Tony Shhnow: Yeah, I play a lot of video games. I play a lot of Apex [Legends], I just bought a PS5. I play Switch, I’ll be playing Legend of Zelda. I play a lot of video games to take my mind off of stuff. I even have games on my phone. I just paly games just to, like, escape that shit. I watch anime, Snowfall. But games, I used to do that in the trap. It was something good to pass the time. I keep the Switch on me just to pass the time. I’m gonna’ do the business, but the in between time, I don’t wanna’ get in any bullshit; I like my life.

JC: If I’m not mistaken, I’m pretty sure I saw you with the Switch in Chicago at the Kenny Mason tour…

Tony Shhnow: I definitely had my Switch on me.

JC: Video games are something that I can personally relate to you with, but the majority of what you talk about in your music, it’s not meant for me. You’ve spoken towards this before, but it’s meant for people that have been in the trap and lived your life and experiences. You’re providing them tips and help them pave a path that you maybe didn’t have for yourself. Despite your music not being made for me, I still find myself listening to it a lot and enjoying the hell out of it. Have you thought about how a lot of people outside of your intended audience are listening to your music? What do you think about that?

Tony Shhnow: I’m surprised every time because of the range of people. Sometimes it’d be a super nerdy kid or a little kid, like a nine-year-old. Or it’d be some forty-year-old dreadhead with gray hair, or some dude with piercings and stuff like that. It just surprises me every time because I make music for myself and my homies, like my literal homies, to inspire them. It feels like everybody’s my homie now!

JC: Something else I really like about your music is that I can feel the influences through each song of yours. You go through a range of ages and eras of music, whether it be some ’80’s or boom bap stuff. It feels like it’s an Oregon trail of sorts, where you’re picking up regional influences from places you perform and adding it atop your musical persona. Have you noticed yourself becoming more creatively inclined to strive for sounds that you would’ve have before when touring and living life?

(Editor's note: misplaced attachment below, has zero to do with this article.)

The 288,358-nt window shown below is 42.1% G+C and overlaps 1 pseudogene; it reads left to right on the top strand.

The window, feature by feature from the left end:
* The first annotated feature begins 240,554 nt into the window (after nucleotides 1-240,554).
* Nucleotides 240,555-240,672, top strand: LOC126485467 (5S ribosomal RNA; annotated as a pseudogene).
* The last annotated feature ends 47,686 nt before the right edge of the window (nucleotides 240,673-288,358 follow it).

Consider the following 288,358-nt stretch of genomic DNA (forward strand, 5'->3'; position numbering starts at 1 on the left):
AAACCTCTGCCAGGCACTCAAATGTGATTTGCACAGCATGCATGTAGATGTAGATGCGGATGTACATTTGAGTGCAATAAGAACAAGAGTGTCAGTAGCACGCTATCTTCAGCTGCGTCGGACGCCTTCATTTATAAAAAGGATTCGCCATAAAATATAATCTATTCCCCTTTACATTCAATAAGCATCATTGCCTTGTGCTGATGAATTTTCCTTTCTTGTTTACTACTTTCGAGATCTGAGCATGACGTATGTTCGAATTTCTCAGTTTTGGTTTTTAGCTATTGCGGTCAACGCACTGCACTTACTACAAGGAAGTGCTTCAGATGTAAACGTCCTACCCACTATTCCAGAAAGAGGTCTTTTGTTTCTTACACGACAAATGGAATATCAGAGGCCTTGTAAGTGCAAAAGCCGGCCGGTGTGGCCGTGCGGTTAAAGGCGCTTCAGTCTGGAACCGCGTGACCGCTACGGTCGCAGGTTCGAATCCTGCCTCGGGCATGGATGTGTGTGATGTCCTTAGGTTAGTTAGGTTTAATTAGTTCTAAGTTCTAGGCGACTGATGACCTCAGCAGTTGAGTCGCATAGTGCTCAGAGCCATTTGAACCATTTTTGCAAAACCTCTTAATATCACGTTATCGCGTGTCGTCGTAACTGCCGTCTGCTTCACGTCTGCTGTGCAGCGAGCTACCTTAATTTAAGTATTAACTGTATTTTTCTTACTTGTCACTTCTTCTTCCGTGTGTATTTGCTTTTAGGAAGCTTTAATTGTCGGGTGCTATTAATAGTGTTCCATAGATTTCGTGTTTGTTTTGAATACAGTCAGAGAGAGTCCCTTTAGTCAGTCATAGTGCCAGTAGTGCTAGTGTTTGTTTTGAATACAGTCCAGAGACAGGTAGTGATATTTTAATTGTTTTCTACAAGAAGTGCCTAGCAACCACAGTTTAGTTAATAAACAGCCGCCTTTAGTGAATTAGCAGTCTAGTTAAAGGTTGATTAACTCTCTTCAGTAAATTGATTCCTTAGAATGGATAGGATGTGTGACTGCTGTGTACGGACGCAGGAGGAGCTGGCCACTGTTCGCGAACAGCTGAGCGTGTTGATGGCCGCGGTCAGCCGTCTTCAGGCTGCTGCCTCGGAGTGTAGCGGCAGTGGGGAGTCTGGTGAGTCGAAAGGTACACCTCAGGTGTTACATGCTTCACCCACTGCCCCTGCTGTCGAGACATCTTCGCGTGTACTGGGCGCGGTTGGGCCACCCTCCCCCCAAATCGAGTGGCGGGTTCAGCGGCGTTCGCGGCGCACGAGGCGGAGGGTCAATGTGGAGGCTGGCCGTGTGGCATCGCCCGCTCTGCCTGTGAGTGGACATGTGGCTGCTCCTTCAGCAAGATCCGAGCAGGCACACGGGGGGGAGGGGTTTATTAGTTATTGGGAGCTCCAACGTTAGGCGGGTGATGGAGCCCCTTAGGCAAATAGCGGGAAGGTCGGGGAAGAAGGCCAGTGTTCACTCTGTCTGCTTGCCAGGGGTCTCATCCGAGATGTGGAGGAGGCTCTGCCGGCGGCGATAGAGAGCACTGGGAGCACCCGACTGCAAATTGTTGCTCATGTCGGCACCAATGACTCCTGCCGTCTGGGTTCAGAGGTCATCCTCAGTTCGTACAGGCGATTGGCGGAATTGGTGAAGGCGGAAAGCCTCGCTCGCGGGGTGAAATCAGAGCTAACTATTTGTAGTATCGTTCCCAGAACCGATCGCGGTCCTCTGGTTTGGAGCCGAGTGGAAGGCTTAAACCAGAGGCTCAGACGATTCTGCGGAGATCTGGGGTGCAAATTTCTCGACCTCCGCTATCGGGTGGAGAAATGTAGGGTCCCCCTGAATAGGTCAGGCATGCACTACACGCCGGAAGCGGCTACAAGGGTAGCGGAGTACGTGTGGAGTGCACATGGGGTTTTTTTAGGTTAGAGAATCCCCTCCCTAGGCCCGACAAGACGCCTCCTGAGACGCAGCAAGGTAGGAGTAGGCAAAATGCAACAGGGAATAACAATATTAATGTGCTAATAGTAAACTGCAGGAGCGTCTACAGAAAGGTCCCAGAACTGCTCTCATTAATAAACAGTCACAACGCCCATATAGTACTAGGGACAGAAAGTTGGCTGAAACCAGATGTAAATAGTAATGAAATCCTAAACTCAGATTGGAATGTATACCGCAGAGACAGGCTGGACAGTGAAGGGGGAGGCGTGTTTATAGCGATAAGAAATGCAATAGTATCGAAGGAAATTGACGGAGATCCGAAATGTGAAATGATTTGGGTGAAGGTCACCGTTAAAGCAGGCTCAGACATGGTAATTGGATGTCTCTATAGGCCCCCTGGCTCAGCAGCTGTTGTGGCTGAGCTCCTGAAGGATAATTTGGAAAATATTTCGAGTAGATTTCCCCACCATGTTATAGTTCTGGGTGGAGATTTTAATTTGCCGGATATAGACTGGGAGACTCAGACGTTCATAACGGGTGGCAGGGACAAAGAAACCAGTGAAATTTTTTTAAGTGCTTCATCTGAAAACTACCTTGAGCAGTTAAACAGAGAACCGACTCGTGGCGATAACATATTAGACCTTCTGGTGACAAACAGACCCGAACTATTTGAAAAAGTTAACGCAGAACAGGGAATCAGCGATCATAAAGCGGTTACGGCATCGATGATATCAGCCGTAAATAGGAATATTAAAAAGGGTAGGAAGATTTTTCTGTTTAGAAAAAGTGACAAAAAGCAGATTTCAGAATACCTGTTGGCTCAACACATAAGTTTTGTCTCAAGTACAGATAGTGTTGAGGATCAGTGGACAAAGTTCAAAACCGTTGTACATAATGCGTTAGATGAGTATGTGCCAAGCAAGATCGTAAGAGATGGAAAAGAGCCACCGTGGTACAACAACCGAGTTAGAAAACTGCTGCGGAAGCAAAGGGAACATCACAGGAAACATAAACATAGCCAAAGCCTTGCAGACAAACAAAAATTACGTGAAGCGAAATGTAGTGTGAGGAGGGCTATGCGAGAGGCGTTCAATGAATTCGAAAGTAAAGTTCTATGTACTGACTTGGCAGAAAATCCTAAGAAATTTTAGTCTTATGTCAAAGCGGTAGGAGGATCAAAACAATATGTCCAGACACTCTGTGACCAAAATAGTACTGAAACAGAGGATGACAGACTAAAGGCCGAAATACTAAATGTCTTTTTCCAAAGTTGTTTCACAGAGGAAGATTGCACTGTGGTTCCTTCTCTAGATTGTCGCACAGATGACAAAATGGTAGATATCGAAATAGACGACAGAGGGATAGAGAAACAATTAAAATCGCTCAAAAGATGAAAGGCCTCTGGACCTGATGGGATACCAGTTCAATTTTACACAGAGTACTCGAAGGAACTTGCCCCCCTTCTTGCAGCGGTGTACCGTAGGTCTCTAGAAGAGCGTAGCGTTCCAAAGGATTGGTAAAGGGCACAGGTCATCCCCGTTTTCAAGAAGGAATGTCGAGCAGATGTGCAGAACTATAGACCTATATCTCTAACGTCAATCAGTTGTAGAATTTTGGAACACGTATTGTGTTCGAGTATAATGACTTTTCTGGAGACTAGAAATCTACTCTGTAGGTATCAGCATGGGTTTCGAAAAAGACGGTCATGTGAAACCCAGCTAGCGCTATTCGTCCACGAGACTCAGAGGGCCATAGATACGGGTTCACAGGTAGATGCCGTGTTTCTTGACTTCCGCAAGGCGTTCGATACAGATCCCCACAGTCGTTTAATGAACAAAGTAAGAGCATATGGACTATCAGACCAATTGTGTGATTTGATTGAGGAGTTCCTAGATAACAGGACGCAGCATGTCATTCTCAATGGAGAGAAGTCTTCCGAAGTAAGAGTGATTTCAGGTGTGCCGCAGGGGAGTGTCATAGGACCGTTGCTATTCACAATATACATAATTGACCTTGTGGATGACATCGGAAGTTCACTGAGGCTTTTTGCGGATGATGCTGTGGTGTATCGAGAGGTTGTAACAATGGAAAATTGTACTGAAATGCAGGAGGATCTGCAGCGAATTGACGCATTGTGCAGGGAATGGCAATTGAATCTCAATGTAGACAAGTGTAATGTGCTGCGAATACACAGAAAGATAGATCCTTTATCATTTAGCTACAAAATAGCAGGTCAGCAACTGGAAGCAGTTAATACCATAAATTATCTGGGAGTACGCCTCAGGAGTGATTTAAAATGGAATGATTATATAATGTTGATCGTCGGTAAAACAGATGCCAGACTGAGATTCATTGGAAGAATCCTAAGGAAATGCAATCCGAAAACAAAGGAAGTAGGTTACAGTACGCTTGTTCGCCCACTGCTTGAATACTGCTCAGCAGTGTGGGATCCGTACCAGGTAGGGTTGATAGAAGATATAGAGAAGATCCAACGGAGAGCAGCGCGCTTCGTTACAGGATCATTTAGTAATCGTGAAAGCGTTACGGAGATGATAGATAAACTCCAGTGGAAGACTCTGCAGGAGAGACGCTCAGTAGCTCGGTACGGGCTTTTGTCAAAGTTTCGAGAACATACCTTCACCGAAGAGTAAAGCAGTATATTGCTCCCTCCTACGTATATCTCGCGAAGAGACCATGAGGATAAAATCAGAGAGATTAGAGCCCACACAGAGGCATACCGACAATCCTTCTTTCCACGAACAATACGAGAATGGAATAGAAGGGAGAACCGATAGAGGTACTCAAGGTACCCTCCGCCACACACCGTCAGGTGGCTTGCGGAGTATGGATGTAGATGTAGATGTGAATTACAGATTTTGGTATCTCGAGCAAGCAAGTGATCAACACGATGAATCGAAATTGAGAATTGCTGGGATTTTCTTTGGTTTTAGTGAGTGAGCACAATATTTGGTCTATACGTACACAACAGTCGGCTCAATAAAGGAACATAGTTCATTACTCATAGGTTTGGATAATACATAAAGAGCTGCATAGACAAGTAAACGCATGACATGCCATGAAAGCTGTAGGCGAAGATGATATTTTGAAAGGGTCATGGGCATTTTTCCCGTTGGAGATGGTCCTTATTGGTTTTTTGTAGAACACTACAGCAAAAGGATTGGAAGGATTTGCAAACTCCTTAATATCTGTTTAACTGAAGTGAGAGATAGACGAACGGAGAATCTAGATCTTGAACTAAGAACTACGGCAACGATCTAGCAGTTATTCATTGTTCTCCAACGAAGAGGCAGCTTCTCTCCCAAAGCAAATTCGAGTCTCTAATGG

Tony Shhnow: For sure. The last tours I was on last year were Cousin Stizz and then Kenny Mason. Hearing about states and the size of the country, that’s one thing. Seeing music videos and hearing music, that’s one thing. But going there and seeing it, living there and listening to their radio, it definitely opened my ear up a lot. Going to Florida and hearing nothing but Spanish music, going to the Midwest and seeing the way it looks, going to California and listening to Drakeo the Ruler; it definitely opened my ears. Even listening to what the old heads are listening to, it definitely makes me want to try more things.

JC: Within all of this, you seem to have a rotating selection of producers that you like to work with, like Cashcache, Mexikodro and PoloBoyShawty. Having a consistent producer helps build your sound, and also gives the listener a sense of comfortability when they hear a recognizable producer tag. Do you feel like you need to have a personal relationship or friendship with these producers in order to make the best possible music with them?

Tony Shhnow: Yeah. I’m a fan of hip-hop, I studied it. That is hip-hop to me, having that relationship with your producer. The artist, the producer and the DJ having a relationship is very important to me. I feel like they can see what you really like, they can hear your voice and know how you’ll sound. I don’t have to be the best of friends with them, but we definitely have to be friends though.